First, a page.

Tags: expired | medications | drug | safety | effective

When Is It OK to Take Expired Medications?

By    |   Friday, 15 May 2015 09:32 AM

Your head’s pounding, so you reach into your medicine cabinet for a pain reliever. You take a look at the label and see that the expiration date has come and gone.

Now, you’ve got a choice: pop the expired pill or toss away what may be perfectly good medication. This dilemma can happen with any medication, but especially for those used on an as-needed basis.

So what does the expiration date really mean? Do medications become unsafe with age or just ineffective?

“The FDA requires a lot number and expiration date on over-the-counter [OTC] and prescription brand-name drugs,” explains pharmacologist Joe Graedon, author of the best-selling “People’s Pharmacy” books and the health newsletter Simple Health Remedies.

After the expiration date, the manufacturer no longer guarantees that medication is 100 percent effective. But that doesn’t mean it won’t work. And almost never do medications become unsafe with age, although ineffectiveness itself can become a safety issue.

“Unfortunately, it’s a much more complicated question than you would think,” says Graedon.

OTC drugs generally are effective long after the expiration date. “With OTC medications there’s usually a fudge factor,” explains Graedon.

“Drug companies usually build in several months if not years. In other words, the medication doesn’t instantly go bad the day after its expiration date.”

But when it does go bad depends on the chemical structure of the medication and how it’s stored, among other things. For example, if you keep a bottle of Advil in your car’s glove compartment it’s going to deteriorate faster than if you stored it in a kitchen drawer.

Prescriptions are another story.

“If you get a brand-name prescription drug in its original bottle made by the manufacturer, it will have an expiration date that’s around six to 18 months from the day you pick it up in the pharmacy,” says Graedon.

But if you get a generic version of your medication in a standard issue bottle from the pharmacy, it has a discard date.

“This is generally one year from the day it was dispensed,” explains Graedon. “And it may bear no resemblance to the actual expiration date. It may be shorter or it may be longer.”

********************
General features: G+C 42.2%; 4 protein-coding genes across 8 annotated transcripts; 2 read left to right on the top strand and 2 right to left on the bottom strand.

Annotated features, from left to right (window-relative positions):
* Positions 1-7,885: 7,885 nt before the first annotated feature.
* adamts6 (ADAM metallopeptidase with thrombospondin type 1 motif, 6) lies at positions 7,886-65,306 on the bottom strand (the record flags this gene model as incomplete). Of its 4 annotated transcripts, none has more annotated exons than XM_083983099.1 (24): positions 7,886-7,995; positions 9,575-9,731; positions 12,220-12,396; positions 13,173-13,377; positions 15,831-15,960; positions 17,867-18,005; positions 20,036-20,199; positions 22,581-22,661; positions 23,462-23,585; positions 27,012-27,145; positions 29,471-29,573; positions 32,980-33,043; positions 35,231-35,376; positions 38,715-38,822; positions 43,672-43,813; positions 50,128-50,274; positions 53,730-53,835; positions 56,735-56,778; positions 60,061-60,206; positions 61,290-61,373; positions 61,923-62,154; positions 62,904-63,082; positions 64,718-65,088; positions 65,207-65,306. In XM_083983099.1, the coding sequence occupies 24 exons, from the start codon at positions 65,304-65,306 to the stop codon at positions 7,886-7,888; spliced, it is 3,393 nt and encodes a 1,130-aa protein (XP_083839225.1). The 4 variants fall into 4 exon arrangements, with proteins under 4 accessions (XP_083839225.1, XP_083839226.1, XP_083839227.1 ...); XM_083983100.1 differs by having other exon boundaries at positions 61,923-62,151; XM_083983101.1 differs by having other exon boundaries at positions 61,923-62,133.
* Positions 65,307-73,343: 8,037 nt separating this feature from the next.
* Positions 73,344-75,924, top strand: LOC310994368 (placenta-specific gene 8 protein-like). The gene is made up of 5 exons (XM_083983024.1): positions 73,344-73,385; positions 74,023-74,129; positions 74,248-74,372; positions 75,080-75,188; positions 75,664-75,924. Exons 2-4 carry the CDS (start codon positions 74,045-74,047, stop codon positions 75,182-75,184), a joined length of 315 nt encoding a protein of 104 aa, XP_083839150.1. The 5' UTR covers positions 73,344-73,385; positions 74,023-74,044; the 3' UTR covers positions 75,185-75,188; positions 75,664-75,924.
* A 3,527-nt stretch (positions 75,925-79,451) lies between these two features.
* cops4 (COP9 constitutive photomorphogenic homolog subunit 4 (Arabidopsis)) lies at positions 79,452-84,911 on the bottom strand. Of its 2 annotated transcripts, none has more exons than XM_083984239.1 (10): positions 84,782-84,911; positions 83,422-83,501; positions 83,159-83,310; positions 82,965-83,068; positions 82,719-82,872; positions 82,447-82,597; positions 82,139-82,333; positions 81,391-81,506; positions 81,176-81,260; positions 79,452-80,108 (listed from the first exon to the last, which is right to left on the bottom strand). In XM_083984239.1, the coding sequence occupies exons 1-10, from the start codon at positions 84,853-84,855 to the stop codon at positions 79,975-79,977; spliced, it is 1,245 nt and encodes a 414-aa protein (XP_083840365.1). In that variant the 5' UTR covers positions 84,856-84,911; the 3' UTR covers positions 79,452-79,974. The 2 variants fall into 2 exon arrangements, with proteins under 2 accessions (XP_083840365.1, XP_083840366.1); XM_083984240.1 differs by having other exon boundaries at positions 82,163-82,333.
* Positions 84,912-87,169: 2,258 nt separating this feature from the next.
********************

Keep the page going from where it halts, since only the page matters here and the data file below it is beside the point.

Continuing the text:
For medications you take daily, this usually isn’t a problem. But for taken-as-needed prescriptions, it’s a good idea to ask the pharmacist for the original expiration date and write it on the bottle.

Liquid medications — like a nasal spray or cough medicine — or creams tend to be more worrisome than pills or tablets.

Liquids and creams are made with preservatives, which are necessary to maintain the medications stability and keep it from spoiling.

“Here, it’s important to pay attention to the expiration date because it’s probably a more significant and reliable measure,” adds Graedon.

The bottom line?

No medications go bad on the expiration date.

“There have been a number of studies showing that many drugs will often last past the expiration date,” says Graedon.

Unfortunately, there’s no magic number of days after the expiration date where a medicine is still good.

“Three weeks after the expiration date is probably fine. Three months or three years? I’m not so sure,” says Graedon. “There’s no rule of thumb, but to be super cautious, stop using any medication within a few weeks after the expiration date.”

The full version of this article appeared in Health Radar newsletter. To read more, click here.

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What does the expiration date on medications really mean? Do they become unsafe with age or just ineffective? The answer is much more complicated than you might think.
expired, medications, drug, safety, effective
Friday, 15 May 2015 09:32 AM
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